Airport Scanners are Dangerous

Dr. Weeks’ Comment:  My wife and I and our 4 daughters travel extensively. None of us have EVER allowed ourselves to be exposed to these scanners which TSA employees parrot “do not harm” to inquiring travelers.  Fact they DO indeed harm.  The article below explains….

We know that “The risk of radiation emission to children and adolescents does not appear to have been fully evaluated,” they said, and the “policy toward pregnant women needs to be defined.”

But the back story is also worth knowing.  The man who co-authored the Patriot Act is responsible for this inefficient and ineffective TSA boondoggle: His lobbying firm Chertoff Group (founded 2009) represents manufacturers of the scanners.[27][28]

In an era of blatant self service, such double dipping is rarely questioned. This time it was…

“…Testimony by ex-Homeland Security Chief Michael Chertoff held sway with lawmakers but was later questioned after CNN reported that Rapiscan, the California company that makes the backscatter machines as well as cargo and baggage screening systems, was a client of Chertoff ”˜s private security company…”  SOURCE


Yes, Airport Millimeter Wave Scanners Alter DNA

Every year millions of people pass through whole-body millimeter wave and x-ray scanners in US airports with the trust that our government agencies have throughly investigated the health effects of such devices. And even though the EU & UK have banned such technologies, the public is continuously assured that these technologies are perfectly safe.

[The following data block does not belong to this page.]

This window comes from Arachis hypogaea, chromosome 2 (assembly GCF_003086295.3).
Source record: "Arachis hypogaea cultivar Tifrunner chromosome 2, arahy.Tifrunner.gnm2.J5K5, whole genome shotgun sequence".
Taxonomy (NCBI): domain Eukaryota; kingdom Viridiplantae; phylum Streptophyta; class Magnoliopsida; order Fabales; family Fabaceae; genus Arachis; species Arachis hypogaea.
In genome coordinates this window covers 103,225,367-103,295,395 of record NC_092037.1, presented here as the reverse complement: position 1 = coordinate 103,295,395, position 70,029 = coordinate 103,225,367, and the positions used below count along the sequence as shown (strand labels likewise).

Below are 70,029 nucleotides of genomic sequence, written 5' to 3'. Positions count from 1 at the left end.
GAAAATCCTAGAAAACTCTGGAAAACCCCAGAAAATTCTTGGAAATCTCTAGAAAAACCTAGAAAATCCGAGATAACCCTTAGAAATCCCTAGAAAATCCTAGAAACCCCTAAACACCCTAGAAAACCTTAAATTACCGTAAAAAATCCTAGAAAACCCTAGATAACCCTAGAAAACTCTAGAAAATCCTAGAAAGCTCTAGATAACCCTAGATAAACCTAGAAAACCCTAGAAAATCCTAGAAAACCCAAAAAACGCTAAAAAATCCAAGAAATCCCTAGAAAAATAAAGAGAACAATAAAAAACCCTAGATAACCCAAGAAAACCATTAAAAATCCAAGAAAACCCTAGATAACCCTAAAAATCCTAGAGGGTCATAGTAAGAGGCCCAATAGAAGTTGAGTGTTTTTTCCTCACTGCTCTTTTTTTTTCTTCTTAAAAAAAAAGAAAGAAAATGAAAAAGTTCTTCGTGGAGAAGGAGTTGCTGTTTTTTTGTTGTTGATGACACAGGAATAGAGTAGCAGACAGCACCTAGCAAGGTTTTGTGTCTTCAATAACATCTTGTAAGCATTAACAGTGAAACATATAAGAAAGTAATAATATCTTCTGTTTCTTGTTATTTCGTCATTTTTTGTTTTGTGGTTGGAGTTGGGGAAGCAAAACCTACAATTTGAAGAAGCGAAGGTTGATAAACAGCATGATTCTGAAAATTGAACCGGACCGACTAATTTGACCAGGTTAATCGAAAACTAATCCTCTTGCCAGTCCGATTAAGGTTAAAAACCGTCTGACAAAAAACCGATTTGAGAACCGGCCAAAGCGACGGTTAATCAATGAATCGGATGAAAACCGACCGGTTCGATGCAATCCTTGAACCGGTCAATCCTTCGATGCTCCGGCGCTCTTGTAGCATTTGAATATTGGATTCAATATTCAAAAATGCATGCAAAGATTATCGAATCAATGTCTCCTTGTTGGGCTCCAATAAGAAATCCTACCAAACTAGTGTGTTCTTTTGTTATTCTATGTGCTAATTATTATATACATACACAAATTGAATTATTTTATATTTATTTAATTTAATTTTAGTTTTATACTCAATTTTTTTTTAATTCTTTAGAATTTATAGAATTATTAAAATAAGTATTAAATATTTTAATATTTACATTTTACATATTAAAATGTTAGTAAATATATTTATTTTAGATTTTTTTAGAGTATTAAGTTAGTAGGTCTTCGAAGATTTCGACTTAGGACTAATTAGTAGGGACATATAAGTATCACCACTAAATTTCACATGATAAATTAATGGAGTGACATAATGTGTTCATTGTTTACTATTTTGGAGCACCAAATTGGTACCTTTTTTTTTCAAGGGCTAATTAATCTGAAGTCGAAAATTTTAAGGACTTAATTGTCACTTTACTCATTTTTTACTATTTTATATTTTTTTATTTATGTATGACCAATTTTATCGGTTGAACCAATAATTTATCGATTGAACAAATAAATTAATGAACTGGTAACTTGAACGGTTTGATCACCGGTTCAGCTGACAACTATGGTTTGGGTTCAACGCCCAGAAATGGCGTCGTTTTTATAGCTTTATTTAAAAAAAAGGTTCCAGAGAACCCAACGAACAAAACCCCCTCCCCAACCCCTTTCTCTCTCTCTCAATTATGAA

The common arguments for ensuring their safety usually revolve around:

  1. The logical fallacy that because the radiation dose is below arbitrary ANSI standards for annual radiation risk, then they are perfectly safe for use by passengers.
  2. The logical fallacy that because one receives more radiation from the act of flying itself, the scanners are perfectly safe for use.

The Science of X-ray & Millimeter Wave Technology


Backscatter machines produce low-energy X-rays, which have a wavelength on the order of 1×10-10 meters. The evidence of negative health effects of x-rays is pretty well accepted at this point, as evidenced by the EU’s ban on all airport x-ray scanners.

Health effects of millimeter wave scanners, however, still seem to be debated. These devices produce microwaves with wavelengths that fall exactly between 10-4  meters (1 millimeter) and 10-3 meters (10 millimeters). Notice where that lands in the image above. Yep…right around the microwave spectrum. Interesting that they decided to call them millimeter wave scanners as opposed to microwave scanners. Might the name “Microwave Scanners” immediately raised concern? Amazing what the power of a little terminology can do.

The thought is that such long wavelengths don’t affect proteins and DNA in eukaryotes (like us humans) and only have a thermal effect on tissue since it is in the “non-ionizing” class of radiation.

But what if they do impact DNA?

The power density of millimeter wave scanners fall between 10-8 and 10-7 W/cm2, which seems pretty insignificant until you read this paper which shows that millimeter waves at power densities as low as 10-11 W/cm2 have an effect on DNA, RNA, & proteins.

Research Study Results



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